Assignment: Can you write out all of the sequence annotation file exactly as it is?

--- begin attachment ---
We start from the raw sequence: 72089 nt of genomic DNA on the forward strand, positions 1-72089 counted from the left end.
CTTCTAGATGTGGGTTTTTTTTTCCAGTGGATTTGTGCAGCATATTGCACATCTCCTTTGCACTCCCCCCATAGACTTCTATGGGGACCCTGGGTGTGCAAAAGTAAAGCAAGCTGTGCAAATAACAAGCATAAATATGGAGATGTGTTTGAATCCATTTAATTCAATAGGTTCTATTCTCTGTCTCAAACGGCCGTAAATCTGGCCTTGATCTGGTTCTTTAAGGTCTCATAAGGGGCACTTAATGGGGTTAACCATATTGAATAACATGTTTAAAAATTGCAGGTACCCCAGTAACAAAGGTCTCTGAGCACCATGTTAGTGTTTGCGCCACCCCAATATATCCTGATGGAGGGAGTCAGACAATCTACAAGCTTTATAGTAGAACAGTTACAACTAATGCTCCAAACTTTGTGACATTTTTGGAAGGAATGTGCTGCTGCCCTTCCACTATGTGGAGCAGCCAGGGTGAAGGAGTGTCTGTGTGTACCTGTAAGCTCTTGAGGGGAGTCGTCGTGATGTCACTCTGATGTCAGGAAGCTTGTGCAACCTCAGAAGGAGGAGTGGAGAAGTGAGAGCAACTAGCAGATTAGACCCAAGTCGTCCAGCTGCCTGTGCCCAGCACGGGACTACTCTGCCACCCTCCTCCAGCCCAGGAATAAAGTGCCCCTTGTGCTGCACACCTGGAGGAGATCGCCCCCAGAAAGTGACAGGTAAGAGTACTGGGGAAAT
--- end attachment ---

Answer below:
We start from the raw sequence: 72089 nt of genomic DNA on the forward strand, positions 1-72089 counted from the left end.
CTTCTAGATGTGGGTTTTTTTTTCCAGTGGATTTGTGCAGCATATTGCACATCTCCTTTGCACTCCCCCCATAGACTTCTATGGGGACCCTGGGTGTGCAAAAGTAAAGCAAGCTGTGCAAATAACAAGCATAAATATGGAGATGTGTTTGAATCCATTTAATTCAATAGGTTCTATTCTCTGTCTCAAACGGCCGTAAATCTGGCCTTGATCTGGTTCTTTAAGGTCTCATAAGGGGCACTTAATGGGGTTAACCATATTGAATAACATGTTTAAAAATTGCAGGTACCCCAGTAACAAAGGTCTCTGAGCACCATGTTAGTGTTTGCGCCACCCCAATATATCCTGATGGAGGGAGTCAGACAATCTACAAGCTTTATAGTAGAACAGTTACAACTAATGCTCCAAACTTTGTGACATTTTTGGAAGGAATGTGCTGCTGCCCTTCCACTATGTGGAGCAGCCAGGGTGAAGGAGTGTCTGTGTGTACCTGTAAGCTCTTGAGGGGAGTCGTCGTGATGTCACTCTGATGTCAGGAAGCTTGTGCAACCTCAGAAGGAGGAGTGGAGAAGTGAGAGCAACTAGCAGATTAGACCCAAGTCGTCCAGCTGCCTGTGCCCAGCACGGGACTACTCTGCCACCCTCCTCCAGCCCAGGAATAAAGTGCCCCTTGTGCTGCACACCTGGAGGAGATCGCCCCCAGAAAGTGACAGGTAAGAGTACTGGGGAAAT